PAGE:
The primary goal of the program model is to divert individuals with a mental health condition away from the criminal justice system and towards more appropriate community based treatment. There are many compelling reasons for this. With a criminal record, individuals face considerable barriers to education, housing and employment. Preventing entry into the criminal justice system for those committing low-level offences, is humane, cost effective and essential for recovery.
After many years as the embedded Framingham Police Jail Diversion clinician, in 2008 I assumed the role of program director at Advocates and began replicating the co-responder model in other departments. These programs have been successful at diverting individuals from arrest an average of 75% of the time. More recently, in part in response to the high-profile police involved shootings across the nation, I have been thinking about what impact the embedded clinician model has had on the police environment and culture itself. Has the presence of a jail diversion program changed the culture of the police agencies in which they operate? Since 2011, I have concentrated my scholarly work on investigating this impact.
My preliminary research suggests that officers working in departments with co-responder jail diversion programs report greater tolerance and acceptance of individuals with mental illness living in their communities. These officers more strongly endorse their role in interacting with individuals with a mental illness than their counterparts in non- jail diversion program departments. Although barely scratching the surface of understanding this impact, I am encouraged by these preliminary outcomes and the potential impact of this model on how police departments respond to individuals in crisis. However, more research is needed.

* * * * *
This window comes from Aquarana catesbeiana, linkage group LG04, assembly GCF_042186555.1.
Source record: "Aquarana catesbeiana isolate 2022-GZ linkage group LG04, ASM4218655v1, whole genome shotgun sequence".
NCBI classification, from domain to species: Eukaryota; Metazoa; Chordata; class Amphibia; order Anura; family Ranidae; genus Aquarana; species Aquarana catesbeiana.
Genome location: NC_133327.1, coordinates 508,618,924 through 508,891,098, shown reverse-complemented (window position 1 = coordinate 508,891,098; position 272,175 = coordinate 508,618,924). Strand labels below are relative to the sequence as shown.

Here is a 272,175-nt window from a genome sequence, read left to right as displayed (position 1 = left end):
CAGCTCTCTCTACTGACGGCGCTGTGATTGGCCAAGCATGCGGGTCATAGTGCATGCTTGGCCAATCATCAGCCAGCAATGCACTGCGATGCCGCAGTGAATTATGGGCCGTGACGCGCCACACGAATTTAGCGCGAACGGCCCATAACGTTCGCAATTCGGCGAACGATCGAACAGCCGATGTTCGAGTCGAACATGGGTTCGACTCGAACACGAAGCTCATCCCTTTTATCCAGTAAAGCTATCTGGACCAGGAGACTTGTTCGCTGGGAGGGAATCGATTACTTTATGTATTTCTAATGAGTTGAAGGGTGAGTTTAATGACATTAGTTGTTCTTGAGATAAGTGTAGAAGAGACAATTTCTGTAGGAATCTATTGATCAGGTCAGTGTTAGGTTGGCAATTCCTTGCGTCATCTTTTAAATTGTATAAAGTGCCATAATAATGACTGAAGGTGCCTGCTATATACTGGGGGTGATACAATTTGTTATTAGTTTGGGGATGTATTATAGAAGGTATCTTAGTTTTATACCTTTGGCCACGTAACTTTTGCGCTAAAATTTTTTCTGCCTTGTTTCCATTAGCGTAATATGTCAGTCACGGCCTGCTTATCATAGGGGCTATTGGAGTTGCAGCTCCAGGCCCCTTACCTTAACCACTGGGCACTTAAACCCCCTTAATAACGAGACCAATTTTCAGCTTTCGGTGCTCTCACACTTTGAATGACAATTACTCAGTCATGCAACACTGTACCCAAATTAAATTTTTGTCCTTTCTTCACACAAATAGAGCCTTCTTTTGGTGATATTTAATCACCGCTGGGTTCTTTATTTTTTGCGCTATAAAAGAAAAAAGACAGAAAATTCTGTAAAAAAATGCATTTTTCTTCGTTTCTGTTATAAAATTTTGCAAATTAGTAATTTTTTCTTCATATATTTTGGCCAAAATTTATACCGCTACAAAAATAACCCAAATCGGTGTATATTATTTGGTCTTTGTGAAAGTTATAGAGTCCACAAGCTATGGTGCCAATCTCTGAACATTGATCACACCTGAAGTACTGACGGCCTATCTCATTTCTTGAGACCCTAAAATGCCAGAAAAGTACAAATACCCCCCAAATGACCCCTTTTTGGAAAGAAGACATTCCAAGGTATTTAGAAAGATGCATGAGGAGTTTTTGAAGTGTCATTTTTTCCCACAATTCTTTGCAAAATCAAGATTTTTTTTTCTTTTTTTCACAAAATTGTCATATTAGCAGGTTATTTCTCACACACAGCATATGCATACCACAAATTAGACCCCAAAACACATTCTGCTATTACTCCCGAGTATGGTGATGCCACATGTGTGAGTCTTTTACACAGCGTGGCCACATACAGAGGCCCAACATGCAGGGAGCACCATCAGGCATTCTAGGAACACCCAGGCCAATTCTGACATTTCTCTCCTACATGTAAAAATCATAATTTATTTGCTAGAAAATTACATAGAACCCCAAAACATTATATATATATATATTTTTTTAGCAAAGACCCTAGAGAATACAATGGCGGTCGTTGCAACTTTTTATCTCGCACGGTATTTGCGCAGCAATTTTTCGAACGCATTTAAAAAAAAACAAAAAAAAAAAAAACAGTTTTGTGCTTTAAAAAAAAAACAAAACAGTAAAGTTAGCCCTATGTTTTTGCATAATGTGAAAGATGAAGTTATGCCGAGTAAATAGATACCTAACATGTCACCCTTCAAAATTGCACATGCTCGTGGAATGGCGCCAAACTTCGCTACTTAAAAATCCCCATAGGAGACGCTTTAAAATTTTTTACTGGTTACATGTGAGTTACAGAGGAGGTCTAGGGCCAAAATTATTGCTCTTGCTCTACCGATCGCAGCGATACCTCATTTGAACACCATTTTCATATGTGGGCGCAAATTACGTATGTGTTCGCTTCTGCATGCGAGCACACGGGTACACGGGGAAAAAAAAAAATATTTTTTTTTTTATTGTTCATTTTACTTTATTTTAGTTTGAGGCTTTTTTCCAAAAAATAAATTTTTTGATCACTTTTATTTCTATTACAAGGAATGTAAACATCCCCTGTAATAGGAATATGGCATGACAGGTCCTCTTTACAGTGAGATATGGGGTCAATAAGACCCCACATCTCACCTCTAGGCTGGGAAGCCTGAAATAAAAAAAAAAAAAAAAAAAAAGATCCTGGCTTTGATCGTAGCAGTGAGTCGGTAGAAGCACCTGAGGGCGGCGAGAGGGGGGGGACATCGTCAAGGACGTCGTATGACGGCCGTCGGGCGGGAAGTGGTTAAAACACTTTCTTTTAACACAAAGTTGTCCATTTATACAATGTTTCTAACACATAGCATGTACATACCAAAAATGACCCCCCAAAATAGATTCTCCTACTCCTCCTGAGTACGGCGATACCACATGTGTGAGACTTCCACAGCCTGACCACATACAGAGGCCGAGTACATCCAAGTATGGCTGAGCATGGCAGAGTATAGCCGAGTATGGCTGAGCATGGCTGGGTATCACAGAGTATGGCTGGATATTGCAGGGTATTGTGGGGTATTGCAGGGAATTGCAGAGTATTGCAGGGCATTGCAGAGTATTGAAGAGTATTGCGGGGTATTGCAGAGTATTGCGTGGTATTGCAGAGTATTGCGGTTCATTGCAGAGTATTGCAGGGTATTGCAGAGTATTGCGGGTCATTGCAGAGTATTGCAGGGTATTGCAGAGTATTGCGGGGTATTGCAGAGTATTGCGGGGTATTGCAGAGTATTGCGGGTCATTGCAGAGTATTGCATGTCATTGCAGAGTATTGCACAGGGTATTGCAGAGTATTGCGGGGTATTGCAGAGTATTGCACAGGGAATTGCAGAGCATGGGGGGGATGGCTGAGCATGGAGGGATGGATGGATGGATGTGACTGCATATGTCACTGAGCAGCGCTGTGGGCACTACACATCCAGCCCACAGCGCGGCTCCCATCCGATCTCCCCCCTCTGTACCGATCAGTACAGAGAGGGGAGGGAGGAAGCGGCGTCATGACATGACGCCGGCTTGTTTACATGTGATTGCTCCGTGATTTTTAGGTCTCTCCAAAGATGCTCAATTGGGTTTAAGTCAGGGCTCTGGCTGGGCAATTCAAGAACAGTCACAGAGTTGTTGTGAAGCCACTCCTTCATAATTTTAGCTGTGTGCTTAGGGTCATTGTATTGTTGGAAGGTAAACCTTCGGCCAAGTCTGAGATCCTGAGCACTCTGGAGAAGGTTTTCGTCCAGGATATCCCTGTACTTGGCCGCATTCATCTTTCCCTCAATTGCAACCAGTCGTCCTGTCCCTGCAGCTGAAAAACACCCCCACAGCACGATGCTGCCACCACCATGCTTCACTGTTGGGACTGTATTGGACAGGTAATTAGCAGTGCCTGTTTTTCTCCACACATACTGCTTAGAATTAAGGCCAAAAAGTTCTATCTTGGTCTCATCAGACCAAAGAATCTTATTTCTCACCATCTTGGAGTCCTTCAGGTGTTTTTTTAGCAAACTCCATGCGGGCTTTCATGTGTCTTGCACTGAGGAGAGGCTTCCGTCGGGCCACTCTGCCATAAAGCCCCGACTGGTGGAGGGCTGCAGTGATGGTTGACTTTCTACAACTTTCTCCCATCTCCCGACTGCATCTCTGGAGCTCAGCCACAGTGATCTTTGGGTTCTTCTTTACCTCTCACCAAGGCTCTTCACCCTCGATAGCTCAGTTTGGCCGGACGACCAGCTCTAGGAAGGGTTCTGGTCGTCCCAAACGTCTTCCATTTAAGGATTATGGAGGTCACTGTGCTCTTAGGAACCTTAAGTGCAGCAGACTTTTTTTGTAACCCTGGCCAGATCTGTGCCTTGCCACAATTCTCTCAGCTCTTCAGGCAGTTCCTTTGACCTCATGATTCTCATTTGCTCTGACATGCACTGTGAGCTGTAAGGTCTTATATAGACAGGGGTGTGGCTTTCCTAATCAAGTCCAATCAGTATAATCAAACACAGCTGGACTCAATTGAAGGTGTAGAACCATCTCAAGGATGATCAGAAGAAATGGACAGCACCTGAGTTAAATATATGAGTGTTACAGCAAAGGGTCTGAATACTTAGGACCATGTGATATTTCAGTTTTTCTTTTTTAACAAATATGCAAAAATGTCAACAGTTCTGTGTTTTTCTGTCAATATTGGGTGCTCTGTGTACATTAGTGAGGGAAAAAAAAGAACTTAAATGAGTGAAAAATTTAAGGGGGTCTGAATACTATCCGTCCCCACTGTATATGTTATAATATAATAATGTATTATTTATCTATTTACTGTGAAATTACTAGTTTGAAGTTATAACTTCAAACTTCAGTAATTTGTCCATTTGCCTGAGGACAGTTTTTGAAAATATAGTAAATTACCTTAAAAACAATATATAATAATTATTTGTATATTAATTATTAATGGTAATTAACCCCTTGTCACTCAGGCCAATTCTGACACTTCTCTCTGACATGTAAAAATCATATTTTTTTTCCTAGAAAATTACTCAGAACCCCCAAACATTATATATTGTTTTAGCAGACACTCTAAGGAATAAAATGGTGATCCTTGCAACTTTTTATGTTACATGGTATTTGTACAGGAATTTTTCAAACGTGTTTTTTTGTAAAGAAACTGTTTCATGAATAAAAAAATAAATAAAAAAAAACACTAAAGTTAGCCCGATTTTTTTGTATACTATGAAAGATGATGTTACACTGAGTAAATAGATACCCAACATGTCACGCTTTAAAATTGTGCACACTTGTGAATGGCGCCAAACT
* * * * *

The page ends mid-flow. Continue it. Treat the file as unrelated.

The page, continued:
My Criminal Justice students at Lasell have assisted me in my quest for deeper understanding and have been actively engaged in my research. Students have distributed police attitudinal questionnaires at police roll calls, performed data entry and conducted the analysis in Statistical Package for the Social Sciences (SPSS). This multi-year research project allows our students to engage in a variety of "real world" professional activities, from attending police roll calls to presenting findings to police chiefs and other stakeholders at the end of the project. I love being able to share my passion for jail diversion programming with our students who, in turn, help me evaluate the impact of this work.
In my Police and Society course, my law enforcement colleagues regularly meet and talk with our students about the issues and challenges of "real" police work. Officers debunk the TV depictions of their work and students ask them very candid questions. In a small class setting, it can get very real and no topic is off limits. We discuss the use of force continuum, police/community/race relations and the recent proliferation of police-involved shootings. Students are provided access to authentic case documents that enable them to work together and find solutions to real-life problems. They are exposed to crime scene photography, learn how to fingerprint a crime scene and can experience the differences between a police "interview" and an "interrogation" using role plays first hand. When we actively engage our students in such work, we afford them the unique opportunity to critically examine their beliefs and assumptions in the safety of the classroom.
The ability to integrate my students in my professional work is very satisfying for me as a faculty member. This reinforces my decision to teach at Lasell, an institution that values my professional experience wholeheartedly and whose Connected Learning philosophy encourages and contributes to these deeper and necessary explorations.
*Craig Davis is an adjunct faculty member in Lasell's Criminal Justice Department